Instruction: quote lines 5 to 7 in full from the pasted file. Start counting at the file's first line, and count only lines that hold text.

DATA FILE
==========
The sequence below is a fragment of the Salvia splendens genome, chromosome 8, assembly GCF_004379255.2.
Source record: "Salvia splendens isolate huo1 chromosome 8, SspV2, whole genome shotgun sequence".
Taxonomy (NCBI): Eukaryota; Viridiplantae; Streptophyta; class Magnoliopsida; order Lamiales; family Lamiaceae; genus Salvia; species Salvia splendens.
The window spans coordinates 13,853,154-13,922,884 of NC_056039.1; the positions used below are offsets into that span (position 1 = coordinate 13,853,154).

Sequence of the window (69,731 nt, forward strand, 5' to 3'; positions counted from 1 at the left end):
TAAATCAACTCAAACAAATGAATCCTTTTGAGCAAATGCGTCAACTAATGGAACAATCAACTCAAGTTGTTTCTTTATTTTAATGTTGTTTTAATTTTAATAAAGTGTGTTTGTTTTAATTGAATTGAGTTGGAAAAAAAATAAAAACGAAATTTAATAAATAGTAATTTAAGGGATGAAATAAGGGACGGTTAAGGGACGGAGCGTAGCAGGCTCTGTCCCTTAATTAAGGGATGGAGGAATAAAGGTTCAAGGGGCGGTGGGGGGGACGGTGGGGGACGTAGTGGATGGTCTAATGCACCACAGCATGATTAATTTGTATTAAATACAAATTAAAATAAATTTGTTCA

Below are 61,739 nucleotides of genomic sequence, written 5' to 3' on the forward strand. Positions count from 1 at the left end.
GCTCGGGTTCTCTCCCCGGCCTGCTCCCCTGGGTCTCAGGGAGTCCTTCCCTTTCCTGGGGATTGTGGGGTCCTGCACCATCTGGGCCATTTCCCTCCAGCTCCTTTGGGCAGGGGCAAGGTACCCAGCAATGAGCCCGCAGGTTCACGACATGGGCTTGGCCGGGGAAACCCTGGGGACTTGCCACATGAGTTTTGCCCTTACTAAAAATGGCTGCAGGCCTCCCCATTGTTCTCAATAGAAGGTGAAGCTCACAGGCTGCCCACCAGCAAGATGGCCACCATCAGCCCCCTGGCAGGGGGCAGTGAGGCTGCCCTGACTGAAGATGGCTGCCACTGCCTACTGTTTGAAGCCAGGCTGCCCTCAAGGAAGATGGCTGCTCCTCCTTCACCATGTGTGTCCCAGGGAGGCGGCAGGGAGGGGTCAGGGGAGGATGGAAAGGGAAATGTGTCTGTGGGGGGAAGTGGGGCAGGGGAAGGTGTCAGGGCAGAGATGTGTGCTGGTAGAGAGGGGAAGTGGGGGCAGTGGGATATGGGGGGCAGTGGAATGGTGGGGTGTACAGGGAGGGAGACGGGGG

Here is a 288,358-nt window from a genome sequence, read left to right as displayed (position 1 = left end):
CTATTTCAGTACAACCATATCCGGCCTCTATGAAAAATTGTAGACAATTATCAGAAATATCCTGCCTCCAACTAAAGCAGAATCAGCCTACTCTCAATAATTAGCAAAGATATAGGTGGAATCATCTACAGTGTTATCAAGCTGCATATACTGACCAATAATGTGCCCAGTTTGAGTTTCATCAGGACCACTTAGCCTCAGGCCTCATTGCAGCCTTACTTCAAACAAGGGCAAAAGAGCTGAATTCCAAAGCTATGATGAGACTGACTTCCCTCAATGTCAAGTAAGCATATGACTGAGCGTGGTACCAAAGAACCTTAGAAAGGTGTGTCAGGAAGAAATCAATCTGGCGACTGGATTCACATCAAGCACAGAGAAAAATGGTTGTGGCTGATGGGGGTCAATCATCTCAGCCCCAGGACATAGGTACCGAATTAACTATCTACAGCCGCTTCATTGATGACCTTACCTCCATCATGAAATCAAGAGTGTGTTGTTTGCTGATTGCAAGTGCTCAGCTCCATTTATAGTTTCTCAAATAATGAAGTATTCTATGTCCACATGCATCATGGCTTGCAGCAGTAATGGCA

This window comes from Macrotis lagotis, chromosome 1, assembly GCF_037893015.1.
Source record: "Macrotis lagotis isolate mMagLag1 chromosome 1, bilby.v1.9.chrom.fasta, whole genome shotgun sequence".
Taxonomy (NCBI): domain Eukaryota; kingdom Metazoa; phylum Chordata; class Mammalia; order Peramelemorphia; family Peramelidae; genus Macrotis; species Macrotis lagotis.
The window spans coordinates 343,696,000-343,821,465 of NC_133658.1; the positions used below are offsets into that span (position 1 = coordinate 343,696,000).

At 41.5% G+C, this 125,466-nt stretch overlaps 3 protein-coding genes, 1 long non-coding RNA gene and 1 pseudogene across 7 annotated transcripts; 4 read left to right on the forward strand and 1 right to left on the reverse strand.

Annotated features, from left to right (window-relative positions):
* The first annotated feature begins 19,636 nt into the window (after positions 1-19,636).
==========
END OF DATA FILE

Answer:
Sequence of the window (69,731 nt, forward strand, 5' to 3'; positions counted from 1 at the left end):
TAAATCAACTCAAACAAATGAATCCTTTTGAGCAAATGCGTCAACTAATGGAACAATCAACTCAAGTTGTTTCTTTATTTTAATGTTGTTTTAATTTTAATAAAGTGTGTTTGTTTTAATTGAATTGAGTTGGAAAAAAAATAAAAACGAAATTTAATAAATAGTAATTTAAGGGATGAAATAAGGGACGGTTAAGGGACGGAGCGTAGCAGGCTCTGTCCCTTAATTAAGGGATGGAGGAATAAAGGTTCAAGGGGCGGTGGGGGGGACGGTGGGGGACGTAGTGGATGGTCTAATGCACCACAGCATGATTAATTTGTATTAAATACAAATTAAAATAAATTTGTTCA

Below are 61,739 nucleotides of genomic sequence, written 5' to 3' on the forward strand. Positions count from 1 at the left end.